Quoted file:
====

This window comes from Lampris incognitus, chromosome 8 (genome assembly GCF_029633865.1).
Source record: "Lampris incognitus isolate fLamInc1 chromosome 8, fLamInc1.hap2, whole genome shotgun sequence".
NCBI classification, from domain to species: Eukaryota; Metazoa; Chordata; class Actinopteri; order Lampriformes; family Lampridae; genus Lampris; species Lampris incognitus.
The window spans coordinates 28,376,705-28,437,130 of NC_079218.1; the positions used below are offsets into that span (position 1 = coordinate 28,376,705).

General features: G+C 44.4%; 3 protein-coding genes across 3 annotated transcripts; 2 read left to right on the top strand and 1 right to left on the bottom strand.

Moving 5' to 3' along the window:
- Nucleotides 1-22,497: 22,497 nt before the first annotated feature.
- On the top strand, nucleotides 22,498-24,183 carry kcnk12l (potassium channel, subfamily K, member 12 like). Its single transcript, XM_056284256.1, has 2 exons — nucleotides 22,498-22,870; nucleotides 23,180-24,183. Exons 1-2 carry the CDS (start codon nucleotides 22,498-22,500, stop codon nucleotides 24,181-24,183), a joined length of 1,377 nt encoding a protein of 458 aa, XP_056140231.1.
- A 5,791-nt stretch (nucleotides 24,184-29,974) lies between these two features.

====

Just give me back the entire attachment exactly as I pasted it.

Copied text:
This window comes from Lampris incognitus, chromosome 8 (genome assembly GCF_029633865.1).
Source record: "Lampris incognitus isolate fLamInc1 chromosome 8, fLamInc1.hap2, whole genome shotgun sequence".
NCBI classification, from domain to species: Eukaryota; Metazoa; Chordata; class Actinopteri; order Lampriformes; family Lampridae; genus Lampris; species Lampris incognitus.
The window spans coordinates 28,376,705-28,437,130 of NC_079218.1; the positions used below are offsets into that span (position 1 = coordinate 28,376,705).

General features: G+C 44.4%; 3 protein-coding genes across 3 annotated transcripts; 2 read left to right on the top strand and 1 right to left on the bottom strand.

Moving 5' to 3' along the window:
- Nucleotides 1-22,497: 22,497 nt before the first annotated feature.
- On the top strand, nucleotides 22,498-24,183 carry kcnk12l (potassium channel, subfamily K, member 12 like). Its single transcript, XM_056284256.1, has 2 exons — nucleotides 22,498-22,870; nucleotides 23,180-24,183. Exons 1-2 carry the CDS (start codon nucleotides 22,498-22,500, stop codon nucleotides 24,181-24,183), a joined length of 1,377 nt encoding a protein of 458 aa, XP_056140231.1.
- A 5,791-nt stretch (nucleotides 24,184-29,974) lies between these two features.